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15 December 2009

Plastics linked to big breasts in boys

A report out today points to yet another possible harmful effect of exposure to phthalates - a controversial plastics chemical used widely in the manufacture of consumer products.

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A report out today points to yet another possible harmful effect of exposure to phthalates - a controversial plastics chemical used widely in the manufacture of consumer products.

Researchers from Turkey found higher blood levels of the most commonly used plasticiser, DEHP, in a group of boys with abnormal enlargement of the breasts - a common condition seen in up to 65% of adolescent boys called pubertal gynecomastia. The condition usually resolves on its own after boys get through puberty.

Common chemical

"Unfortunately," Dr Elif N Ozmert from Hacettepe University in Ankara, Turkey noted "we are exposed to this (chemical) in many ways via direct contact," breathing, and eating.

"A few examples are personal care products, paints, building materials, household furnishing, clothing, dentures, children's toys, cleaning materials, insecticides, food, certain medical devices and pharmaceuticals."

Studies have shown that phthalates accumulate in tissues and can have harmful effects, Ozmert and colleagues note in a report posted online today in the journal Paediatrics.

The study

Ozmert's team determined levels of DEHP, and its byproduct MEHP, in 40 boys aged 11 to 15 with gynecomastia, and 21 healthy age-matched boys with no history of gynecomastia.

They detected DEHP in all blood samples and MEHP in all boys with gynecomastia, and in 19 of 20 control boys.

Blood DEHP levels were markedly higher in the boys with gynecomastia than in those without this condition. MEHP levels were also much higher in the boys with gynecomastia than their healthy counterparts.

According to the investigators, for boys with the highest MEHP levels, the risk of breast enlargement was nearly 25-fold higher.

Study in question

Phthalates "could be" involved in the development of pubertal gynecomastia, Ozmert and colleagues conclude. They caution, however, that the study was small and does not allow for any definitive conclusions.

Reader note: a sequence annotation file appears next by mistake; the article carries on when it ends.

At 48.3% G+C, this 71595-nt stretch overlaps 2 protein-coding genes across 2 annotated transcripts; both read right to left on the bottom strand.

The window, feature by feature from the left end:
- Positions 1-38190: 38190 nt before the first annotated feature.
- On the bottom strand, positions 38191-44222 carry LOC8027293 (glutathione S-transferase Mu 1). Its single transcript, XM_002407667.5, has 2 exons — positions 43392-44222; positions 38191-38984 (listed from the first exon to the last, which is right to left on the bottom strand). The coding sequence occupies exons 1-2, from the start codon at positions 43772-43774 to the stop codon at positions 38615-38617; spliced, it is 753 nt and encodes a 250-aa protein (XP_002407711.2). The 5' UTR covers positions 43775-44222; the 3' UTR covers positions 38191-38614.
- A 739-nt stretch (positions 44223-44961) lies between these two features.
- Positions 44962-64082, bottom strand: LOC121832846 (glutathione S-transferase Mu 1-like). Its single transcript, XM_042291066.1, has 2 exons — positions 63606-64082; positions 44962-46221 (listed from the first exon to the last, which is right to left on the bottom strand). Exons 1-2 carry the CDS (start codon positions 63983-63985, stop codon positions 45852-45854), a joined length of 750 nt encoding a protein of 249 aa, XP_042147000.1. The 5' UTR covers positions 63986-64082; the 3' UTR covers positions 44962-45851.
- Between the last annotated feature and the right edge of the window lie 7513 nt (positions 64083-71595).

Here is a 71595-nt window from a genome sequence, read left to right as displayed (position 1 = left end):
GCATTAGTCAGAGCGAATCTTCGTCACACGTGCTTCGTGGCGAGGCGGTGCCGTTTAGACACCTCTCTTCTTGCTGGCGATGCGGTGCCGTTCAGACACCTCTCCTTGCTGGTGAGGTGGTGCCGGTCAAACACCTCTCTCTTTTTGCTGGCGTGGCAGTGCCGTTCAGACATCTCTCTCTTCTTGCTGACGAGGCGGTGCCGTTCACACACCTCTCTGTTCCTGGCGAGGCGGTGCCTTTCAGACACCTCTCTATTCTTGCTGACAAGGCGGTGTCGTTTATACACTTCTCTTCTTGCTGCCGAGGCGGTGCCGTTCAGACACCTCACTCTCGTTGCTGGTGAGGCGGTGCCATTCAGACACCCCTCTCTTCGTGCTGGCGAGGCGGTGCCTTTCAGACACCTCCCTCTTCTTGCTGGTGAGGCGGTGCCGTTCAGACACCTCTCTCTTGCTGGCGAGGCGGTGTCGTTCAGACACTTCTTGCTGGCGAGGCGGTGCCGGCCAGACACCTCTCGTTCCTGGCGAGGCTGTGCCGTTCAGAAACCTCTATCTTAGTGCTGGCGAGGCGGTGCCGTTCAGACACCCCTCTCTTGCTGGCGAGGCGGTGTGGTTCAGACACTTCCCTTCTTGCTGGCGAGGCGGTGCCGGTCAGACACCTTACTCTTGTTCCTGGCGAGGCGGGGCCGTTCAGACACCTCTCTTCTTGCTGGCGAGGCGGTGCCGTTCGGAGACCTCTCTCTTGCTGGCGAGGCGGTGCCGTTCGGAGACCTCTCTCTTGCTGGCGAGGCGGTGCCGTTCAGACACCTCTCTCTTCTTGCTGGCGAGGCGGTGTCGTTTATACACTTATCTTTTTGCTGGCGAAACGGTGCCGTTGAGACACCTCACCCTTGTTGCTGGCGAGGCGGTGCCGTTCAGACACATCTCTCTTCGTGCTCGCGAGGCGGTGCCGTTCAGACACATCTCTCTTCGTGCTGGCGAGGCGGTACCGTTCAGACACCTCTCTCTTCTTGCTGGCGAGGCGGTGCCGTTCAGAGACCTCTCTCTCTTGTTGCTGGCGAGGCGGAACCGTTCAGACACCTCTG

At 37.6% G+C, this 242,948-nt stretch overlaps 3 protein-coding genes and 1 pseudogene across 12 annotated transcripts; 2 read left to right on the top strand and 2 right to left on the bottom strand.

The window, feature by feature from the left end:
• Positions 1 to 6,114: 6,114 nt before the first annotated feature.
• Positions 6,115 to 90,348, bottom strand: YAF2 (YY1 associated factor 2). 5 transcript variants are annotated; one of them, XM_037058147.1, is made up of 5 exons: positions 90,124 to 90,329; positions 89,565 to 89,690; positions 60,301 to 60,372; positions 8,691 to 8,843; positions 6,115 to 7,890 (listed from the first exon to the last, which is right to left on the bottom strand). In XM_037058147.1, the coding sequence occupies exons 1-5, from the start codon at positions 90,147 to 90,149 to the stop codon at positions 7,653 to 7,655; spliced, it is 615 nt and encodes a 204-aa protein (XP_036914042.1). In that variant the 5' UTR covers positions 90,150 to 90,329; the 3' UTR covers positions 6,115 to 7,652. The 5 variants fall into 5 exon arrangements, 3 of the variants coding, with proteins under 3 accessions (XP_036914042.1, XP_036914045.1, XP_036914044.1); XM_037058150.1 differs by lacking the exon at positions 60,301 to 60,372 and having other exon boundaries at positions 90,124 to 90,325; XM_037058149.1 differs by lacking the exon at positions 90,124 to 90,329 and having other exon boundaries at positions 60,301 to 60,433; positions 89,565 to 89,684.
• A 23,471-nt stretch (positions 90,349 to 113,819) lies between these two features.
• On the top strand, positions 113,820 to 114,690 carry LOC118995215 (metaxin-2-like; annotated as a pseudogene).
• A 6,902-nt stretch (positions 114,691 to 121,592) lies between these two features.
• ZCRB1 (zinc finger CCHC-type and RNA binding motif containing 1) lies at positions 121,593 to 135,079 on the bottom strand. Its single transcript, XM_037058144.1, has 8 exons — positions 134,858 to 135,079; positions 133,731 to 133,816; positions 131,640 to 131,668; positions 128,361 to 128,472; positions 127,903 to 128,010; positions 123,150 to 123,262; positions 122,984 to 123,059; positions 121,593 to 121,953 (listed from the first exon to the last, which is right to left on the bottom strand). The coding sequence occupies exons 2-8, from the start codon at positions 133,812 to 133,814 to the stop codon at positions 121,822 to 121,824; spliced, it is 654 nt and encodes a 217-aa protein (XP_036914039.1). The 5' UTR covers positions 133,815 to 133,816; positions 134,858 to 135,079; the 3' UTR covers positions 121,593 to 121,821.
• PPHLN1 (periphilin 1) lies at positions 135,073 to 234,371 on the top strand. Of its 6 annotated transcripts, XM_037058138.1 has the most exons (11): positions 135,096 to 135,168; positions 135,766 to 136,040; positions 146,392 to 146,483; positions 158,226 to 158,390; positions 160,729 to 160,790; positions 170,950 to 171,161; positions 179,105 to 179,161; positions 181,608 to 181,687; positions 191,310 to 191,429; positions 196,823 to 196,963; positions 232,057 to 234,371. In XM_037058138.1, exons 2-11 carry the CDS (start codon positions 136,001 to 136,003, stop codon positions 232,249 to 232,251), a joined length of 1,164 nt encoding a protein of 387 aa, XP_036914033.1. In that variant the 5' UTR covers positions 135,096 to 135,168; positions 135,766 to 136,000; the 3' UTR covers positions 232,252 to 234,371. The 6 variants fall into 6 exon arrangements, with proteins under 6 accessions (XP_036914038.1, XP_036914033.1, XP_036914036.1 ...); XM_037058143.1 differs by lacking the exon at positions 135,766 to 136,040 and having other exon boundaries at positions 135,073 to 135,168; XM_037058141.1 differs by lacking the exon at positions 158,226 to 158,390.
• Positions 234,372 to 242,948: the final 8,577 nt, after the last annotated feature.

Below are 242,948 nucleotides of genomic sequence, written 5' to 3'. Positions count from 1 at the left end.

Steve Risotto, Senior Director, Phthalate Esters, at the American Chemistry Council has concerns about the study. "This study does not fit with established science," he said in a statement.

For example, the researchers found normal hormone levels, "even though this is likely to be a hormone-induced condition," Risotto noted.

The researchers are suggesting that DEHP must be mimicking the activity of oestrogen, Risotto said, which would explain the excess gynecomastia. "But, a significant amount of laboratory data tells us that neither DEHP nor MEHP shows estrogenic activity," he said.

No decrease in testosterone

And Risotto said that "perhaps the most interesting finding" is that DEHP and MEHP levels in the blood were not linked to decreased testosterone, which other researchers have said could be how they affect the development of male reproductive organs.

Still, until further studies are conducted, Ozmert suggests trying to limit exposure to phthalates. "Although we can't achieve zero exposure, we can decrease it."

To do that, Ozmert recommended avoiding the use of plastic cups and food coverings, particularly for hot foods. Such cups - including baby bottles - should never be used in microwave ovens, Ozmert said. The researcher also advised against plastic toys and unnecessary cosmetic use, and recommended hand-washing to prevent contamination. - (Megan Brooks/Reuters Health, December 2009)

SOURCE: Paediatrics, December 2009.

 
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